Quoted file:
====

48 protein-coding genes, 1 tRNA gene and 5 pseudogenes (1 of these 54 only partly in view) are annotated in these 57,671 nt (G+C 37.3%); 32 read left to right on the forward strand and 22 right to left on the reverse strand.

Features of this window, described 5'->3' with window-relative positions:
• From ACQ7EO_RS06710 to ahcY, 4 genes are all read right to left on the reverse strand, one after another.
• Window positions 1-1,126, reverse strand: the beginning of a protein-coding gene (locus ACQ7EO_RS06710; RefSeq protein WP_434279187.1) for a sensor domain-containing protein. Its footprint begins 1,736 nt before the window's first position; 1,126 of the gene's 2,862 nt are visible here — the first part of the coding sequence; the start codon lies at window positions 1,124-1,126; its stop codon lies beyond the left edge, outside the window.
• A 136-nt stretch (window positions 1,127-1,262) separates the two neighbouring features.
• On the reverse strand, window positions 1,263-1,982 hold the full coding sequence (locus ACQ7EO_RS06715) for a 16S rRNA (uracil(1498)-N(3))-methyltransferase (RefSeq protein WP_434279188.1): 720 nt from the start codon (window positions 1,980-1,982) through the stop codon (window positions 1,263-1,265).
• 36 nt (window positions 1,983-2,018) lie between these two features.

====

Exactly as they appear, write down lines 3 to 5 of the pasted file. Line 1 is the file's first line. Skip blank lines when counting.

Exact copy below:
• From ACQ7EO_RS06710 to ahcY, 4 genes are all read right to left on the reverse strand, one after another.
• Window positions 1-1,126, reverse strand: the beginning of a protein-coding gene (locus ACQ7EO_RS06710; RefSeq protein WP_434279187.1) for a sensor domain-containing protein. Its footprint begins 1,736 nt before the window's first position; 1,126 of the gene's 2,862 nt are visible here — the first part of the coding sequence; the start codon lies at window positions 1,124-1,126; its stop codon lies beyond the left edge, outside the window.
• A 136-nt stretch (window positions 1,127-1,262) separates the two neighbouring features.